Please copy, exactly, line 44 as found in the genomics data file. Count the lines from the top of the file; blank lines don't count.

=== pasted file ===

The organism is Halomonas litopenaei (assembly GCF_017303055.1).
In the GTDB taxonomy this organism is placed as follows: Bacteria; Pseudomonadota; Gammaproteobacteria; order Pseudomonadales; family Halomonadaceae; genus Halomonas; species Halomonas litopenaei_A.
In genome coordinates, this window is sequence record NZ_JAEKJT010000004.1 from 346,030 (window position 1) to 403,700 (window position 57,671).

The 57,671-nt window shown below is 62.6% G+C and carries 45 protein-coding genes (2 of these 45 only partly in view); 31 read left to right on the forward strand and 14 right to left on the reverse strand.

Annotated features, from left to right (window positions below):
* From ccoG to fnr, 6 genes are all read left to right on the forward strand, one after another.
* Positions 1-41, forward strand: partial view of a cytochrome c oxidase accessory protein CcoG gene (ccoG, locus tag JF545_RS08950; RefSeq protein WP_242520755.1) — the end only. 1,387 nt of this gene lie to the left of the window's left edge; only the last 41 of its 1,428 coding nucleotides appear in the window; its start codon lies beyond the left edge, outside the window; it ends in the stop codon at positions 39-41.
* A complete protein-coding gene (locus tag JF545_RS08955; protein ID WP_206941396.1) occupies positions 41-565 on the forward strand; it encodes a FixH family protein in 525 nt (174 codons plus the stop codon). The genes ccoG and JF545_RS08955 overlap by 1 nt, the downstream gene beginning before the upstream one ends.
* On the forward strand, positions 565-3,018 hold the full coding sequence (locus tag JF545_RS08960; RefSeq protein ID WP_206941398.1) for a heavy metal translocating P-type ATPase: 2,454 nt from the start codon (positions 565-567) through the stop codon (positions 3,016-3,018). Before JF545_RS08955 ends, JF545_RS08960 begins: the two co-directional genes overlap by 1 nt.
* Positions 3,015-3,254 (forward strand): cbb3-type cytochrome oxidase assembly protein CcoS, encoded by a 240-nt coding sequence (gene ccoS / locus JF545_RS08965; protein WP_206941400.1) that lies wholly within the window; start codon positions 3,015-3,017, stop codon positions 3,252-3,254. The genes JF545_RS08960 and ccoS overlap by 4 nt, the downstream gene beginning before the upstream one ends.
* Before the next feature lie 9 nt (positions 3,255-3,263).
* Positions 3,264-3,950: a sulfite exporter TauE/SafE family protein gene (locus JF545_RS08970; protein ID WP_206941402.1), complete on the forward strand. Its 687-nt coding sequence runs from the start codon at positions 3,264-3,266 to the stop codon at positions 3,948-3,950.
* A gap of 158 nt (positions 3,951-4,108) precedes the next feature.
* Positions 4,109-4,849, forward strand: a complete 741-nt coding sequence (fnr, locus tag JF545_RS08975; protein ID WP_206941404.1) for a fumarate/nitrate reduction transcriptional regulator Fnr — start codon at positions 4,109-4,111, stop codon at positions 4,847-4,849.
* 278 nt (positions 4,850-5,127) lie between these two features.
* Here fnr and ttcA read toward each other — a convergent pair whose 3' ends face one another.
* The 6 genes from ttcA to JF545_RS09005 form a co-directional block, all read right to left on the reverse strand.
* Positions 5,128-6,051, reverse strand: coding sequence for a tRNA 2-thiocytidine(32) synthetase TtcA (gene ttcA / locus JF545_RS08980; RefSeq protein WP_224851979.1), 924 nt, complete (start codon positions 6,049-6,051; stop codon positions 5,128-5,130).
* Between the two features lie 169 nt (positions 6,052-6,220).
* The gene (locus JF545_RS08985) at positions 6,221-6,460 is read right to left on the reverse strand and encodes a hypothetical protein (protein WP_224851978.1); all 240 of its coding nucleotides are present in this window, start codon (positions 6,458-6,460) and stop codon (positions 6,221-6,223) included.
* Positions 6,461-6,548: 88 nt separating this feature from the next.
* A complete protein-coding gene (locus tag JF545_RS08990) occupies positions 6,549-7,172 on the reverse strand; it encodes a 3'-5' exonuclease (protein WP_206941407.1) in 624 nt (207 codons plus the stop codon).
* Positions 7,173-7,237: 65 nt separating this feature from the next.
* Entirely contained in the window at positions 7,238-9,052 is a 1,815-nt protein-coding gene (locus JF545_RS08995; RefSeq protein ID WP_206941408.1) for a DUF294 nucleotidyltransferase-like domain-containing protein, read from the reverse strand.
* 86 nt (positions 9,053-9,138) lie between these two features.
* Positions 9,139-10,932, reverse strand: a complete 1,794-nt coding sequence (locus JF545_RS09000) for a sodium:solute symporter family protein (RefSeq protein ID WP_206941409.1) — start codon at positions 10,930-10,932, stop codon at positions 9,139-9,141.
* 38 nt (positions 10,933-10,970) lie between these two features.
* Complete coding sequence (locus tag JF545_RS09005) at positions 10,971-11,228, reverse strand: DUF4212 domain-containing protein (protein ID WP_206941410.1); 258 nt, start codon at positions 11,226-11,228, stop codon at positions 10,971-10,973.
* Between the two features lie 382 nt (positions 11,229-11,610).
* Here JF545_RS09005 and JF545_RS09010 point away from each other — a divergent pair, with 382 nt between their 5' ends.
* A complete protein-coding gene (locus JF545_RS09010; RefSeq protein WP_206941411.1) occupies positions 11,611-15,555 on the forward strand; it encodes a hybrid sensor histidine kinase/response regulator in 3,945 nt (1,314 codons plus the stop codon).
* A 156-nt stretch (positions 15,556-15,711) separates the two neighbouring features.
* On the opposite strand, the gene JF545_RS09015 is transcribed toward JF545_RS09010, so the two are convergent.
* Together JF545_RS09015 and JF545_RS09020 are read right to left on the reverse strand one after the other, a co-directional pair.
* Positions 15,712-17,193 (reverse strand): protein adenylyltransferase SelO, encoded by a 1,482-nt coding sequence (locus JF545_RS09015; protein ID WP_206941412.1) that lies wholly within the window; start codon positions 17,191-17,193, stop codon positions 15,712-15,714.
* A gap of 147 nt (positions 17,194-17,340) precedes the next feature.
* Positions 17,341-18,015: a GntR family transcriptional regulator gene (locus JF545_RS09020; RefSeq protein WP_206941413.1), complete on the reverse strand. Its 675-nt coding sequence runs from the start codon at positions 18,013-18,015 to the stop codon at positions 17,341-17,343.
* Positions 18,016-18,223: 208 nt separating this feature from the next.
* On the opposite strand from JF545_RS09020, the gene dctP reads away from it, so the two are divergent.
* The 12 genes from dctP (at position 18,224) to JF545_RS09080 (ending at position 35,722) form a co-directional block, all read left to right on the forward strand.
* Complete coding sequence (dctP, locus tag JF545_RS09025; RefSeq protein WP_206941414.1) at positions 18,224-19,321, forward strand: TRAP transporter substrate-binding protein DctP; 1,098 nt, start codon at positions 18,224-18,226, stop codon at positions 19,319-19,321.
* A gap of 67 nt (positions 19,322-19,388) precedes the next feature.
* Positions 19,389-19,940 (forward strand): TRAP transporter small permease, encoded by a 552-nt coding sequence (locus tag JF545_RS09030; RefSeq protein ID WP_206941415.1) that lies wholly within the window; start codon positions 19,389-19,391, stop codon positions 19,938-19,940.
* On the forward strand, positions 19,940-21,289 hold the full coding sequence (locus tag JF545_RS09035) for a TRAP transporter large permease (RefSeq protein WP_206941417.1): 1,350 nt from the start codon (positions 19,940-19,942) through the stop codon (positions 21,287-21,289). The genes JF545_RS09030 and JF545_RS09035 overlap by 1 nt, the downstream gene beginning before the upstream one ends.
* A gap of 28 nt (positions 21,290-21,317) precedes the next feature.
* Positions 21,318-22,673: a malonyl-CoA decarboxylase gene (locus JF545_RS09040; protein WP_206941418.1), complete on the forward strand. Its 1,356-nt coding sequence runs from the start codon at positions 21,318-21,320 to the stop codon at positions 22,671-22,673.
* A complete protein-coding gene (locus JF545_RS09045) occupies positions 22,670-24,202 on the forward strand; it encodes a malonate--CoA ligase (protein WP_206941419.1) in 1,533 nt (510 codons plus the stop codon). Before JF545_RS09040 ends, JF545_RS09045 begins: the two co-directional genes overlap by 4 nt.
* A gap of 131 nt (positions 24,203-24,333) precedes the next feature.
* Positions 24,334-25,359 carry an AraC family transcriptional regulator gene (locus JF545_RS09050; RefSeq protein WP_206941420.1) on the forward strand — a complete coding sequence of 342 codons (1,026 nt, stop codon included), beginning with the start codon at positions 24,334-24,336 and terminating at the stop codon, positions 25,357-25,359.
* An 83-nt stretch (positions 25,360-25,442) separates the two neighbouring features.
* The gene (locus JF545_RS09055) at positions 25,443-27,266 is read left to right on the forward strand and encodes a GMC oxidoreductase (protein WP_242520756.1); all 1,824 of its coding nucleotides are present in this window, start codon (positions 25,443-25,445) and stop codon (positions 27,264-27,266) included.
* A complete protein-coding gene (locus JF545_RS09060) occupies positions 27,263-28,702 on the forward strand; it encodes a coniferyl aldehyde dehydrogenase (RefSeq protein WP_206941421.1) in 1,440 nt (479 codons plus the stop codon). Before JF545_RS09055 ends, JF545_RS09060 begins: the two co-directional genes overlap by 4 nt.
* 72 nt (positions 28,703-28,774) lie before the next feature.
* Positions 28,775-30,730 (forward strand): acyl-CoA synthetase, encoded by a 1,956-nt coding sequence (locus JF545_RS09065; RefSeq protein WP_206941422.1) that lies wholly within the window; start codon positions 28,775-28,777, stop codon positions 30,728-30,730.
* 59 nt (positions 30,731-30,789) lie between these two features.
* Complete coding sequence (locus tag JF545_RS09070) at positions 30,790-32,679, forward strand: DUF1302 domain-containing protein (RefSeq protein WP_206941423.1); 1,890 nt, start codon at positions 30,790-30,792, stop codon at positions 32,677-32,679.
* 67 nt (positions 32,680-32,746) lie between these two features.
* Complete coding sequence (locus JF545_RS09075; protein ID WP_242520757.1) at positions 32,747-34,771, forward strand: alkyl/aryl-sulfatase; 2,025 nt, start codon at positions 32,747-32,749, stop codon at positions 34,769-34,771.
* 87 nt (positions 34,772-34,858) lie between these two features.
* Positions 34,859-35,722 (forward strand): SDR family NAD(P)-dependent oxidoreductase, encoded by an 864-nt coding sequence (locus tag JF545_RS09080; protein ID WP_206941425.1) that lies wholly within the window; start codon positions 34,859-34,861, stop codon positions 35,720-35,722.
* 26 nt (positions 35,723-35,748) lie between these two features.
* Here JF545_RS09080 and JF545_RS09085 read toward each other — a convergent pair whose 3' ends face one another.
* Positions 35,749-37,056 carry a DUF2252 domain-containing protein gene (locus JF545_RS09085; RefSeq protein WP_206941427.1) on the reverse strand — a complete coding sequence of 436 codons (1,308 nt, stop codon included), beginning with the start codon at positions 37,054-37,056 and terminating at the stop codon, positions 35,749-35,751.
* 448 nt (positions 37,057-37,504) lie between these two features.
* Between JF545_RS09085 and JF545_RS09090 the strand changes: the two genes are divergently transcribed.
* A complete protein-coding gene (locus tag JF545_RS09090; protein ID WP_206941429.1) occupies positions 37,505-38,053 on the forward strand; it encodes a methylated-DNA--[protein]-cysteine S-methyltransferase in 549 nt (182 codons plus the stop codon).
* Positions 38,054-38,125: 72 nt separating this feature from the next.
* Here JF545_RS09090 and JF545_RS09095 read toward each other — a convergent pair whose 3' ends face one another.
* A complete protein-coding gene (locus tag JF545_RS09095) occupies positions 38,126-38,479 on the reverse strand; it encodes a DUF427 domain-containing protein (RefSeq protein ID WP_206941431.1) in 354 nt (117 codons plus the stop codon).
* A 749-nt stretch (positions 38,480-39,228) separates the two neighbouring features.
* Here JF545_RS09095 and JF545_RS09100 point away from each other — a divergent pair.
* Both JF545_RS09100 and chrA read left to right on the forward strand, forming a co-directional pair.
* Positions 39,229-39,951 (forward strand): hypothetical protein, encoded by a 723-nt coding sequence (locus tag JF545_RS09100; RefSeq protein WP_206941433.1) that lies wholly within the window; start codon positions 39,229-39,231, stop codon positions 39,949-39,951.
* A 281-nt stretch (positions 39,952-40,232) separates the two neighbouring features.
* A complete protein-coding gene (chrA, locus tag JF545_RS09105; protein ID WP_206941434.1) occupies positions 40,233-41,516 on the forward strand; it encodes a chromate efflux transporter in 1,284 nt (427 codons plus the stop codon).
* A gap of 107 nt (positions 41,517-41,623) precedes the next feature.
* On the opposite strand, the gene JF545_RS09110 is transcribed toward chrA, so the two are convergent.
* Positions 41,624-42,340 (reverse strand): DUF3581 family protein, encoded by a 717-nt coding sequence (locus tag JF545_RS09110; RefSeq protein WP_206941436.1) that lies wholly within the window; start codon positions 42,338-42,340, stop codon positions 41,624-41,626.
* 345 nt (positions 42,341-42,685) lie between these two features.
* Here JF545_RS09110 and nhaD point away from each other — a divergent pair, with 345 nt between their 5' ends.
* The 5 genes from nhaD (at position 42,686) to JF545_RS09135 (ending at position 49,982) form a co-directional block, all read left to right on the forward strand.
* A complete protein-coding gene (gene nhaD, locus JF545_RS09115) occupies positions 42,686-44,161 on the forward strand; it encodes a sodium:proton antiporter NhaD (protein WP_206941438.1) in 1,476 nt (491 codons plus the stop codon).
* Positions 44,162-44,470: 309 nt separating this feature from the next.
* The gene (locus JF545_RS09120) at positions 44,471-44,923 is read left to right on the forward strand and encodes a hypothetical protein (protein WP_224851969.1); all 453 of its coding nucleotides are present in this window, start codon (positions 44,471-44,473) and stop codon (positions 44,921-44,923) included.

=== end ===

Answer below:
* On the forward strand, positions 19,940-21,289 hold the full coding sequence (locus tag JF545_RS09035) for a TRAP transporter large permease (RefSeq protein WP_206941417.1): 1,350 nt from the start codon (positions 19,940-19,942) through the stop codon (positions 21,287-21,289). The genes JF545_RS09030 and JF545_RS09035 overlap by 1 nt, the downstream gene beginning before the upstream one ends.